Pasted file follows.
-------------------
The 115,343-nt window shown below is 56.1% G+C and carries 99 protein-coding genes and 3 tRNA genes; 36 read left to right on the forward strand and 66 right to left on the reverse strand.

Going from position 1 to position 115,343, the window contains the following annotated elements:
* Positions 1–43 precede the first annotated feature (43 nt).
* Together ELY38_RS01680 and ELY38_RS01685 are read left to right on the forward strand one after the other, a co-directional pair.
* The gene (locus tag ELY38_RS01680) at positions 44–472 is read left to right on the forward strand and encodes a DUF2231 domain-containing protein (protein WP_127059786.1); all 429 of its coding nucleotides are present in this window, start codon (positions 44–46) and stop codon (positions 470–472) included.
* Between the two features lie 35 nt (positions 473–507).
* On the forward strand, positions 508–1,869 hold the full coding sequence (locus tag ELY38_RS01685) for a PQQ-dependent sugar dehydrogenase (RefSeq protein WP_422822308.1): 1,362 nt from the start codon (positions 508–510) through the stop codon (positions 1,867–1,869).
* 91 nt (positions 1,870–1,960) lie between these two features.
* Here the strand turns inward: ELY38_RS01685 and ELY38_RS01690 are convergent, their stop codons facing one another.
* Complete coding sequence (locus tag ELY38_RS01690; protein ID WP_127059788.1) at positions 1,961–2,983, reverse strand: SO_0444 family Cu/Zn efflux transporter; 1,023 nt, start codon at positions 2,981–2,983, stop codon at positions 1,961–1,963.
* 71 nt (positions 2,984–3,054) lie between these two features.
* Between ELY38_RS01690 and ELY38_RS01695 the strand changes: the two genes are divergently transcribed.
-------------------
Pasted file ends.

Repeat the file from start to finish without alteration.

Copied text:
The 115,343-nt window shown below is 56.1% G+C and carries 99 protein-coding genes and 3 tRNA genes; 36 read left to right on the forward strand and 66 right to left on the reverse strand.

Going from position 1 to position 115,343, the window contains the following annotated elements:
* Positions 1–43 precede the first annotated feature (43 nt).
* Together ELY38_RS01680 and ELY38_RS01685 are read left to right on the forward strand one after the other, a co-directional pair.
* The gene (locus tag ELY38_RS01680) at positions 44–472 is read left to right on the forward strand and encodes a DUF2231 domain-containing protein (protein WP_127059786.1); all 429 of its coding nucleotides are present in this window, start codon (positions 44–46) and stop codon (positions 470–472) included.
* Between the two features lie 35 nt (positions 473–507).
* On the forward strand, positions 508–1,869 hold the full coding sequence (locus tag ELY38_RS01685) for a PQQ-dependent sugar dehydrogenase (RefSeq protein WP_422822308.1): 1,362 nt from the start codon (positions 508–510) through the stop codon (positions 1,867–1,869).
* 91 nt (positions 1,870–1,960) lie between these two features.
* Here the strand turns inward: ELY38_RS01685 and ELY38_RS01690 are convergent, their stop codons facing one another.
* Complete coding sequence (locus tag ELY38_RS01690; protein ID WP_127059788.1) at positions 1,961–2,983, reverse strand: SO_0444 family Cu/Zn efflux transporter; 1,023 nt, start codon at positions 2,981–2,983, stop codon at positions 1,961–1,963.
* 71 nt (positions 2,984–3,054) lie between these two features.
* Between ELY38_RS01690 and ELY38_RS01695 the strand changes: the two genes are divergently transcribed.